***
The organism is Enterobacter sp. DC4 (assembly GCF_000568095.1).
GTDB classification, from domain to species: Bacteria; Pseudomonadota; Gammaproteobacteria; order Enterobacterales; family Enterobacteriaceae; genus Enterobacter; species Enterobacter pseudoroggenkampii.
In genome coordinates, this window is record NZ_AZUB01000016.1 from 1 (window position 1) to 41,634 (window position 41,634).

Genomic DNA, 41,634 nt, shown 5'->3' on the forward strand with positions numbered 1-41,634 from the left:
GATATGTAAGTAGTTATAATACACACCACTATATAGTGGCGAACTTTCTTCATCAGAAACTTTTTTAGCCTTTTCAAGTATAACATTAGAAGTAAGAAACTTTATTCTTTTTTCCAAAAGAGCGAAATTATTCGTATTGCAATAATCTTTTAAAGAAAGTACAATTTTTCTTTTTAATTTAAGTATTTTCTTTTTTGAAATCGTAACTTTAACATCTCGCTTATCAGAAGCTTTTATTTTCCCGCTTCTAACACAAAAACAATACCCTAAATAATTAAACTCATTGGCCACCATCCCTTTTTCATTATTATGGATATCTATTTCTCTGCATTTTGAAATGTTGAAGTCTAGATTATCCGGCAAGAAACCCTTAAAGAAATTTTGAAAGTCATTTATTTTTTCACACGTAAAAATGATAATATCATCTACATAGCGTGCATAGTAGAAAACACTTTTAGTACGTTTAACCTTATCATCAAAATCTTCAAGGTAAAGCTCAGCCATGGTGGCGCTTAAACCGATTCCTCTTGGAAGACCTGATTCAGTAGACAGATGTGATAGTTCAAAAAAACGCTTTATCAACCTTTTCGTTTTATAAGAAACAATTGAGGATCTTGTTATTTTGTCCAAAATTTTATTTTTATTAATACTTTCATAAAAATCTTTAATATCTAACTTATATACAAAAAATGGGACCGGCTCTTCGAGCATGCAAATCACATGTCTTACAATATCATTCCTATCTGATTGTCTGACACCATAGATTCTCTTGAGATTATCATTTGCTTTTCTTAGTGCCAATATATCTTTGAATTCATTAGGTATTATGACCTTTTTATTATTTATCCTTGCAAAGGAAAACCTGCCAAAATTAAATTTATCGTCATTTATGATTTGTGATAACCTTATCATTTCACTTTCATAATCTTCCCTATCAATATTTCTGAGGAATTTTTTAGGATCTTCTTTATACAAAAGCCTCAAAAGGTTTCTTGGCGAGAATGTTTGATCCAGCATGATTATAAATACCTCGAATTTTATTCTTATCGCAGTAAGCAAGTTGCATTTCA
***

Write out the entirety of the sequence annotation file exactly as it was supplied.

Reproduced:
The organism is Enterobacter sp. DC4 (assembly GCF_000568095.1).
GTDB classification, from domain to species: Bacteria; Pseudomonadota; Gammaproteobacteria; order Enterobacterales; family Enterobacteriaceae; genus Enterobacter; species Enterobacter pseudoroggenkampii.
In genome coordinates, this window is record NZ_AZUB01000016.1 from 1 (window position 1) to 41,634 (window position 41,634).

Genomic DNA, 41,634 nt, shown 5'->3' on the forward strand with positions numbered 1-41,634 from the left:
GATATGTAAGTAGTTATAATACACACCACTATATAGTGGCGAACTTTCTTCATCAGAAACTTTTTTAGCCTTTTCAAGTATAACATTAGAAGTAAGAAACTTTATTCTTTTTTCCAAAAGAGCGAAATTATTCGTATTGCAATAATCTTTTAAAGAAAGTACAATTTTTCTTTTTAATTTAAGTATTTTCTTTTTTGAAATCGTAACTTTAACATCTCGCTTATCAGAAGCTTTTATTTTCCCGCTTCTAACACAAAAACAATACCCTAAATAATTAAACTCATTGGCCACCATCCCTTTTTCATTATTATGGATATCTATTTCTCTGCATTTTGAAATGTTGAAGTCTAGATTATCCGGCAAGAAACCCTTAAAGAAATTTTGAAAGTCATTTATTTTTTCACACGTAAAAATGATAATATCATCTACATAGCGTGCATAGTAGAAAACACTTTTAGTACGTTTAACCTTATCATCAAAATCTTCAAGGTAAAGCTCAGCCATGGTGGCGCTTAAACCGATTCCTCTTGGAAGACCTGATTCAGTAGACAGATGTGATAGTTCAAAAAAACGCTTTATCAACCTTTTCGTTTTATAAGAAACAATTGAGGATCTTGTTATTTTGTCCAAAATTTTATTTTTATTAATACTTTCATAAAAATCTTTAATATCTAACTTATATACAAAAAATGGGACCGGCTCTTCGAGCATGCAAATCACATGTCTTACAATATCATTCCTATCTGATTGTCTGACACCATAGATTCTCTTGAGATTATCATTTGCTTTTCTTAGTGCCAATATATCTTTGAATTCATTAGGTATTATGACCTTTTTATTATTTATCCTTGCAAAGGAAAACCTGCCAAAATTAAATTTATCGTCATTTATGATTTGTGATAACCTTATCATTTCACTTTCATAATCTTCCCTATCAATATTTCTGAGGAATTTTTTAGGATCTTCTTTATACAAAAGCCTCAAAAGGTTTCTTGGCGAGAATGTTTGATCCAGCATGATTATAAATACCTCGAATTTTATTCTTATCGCAGTAAGCAAGTTGCATTTCA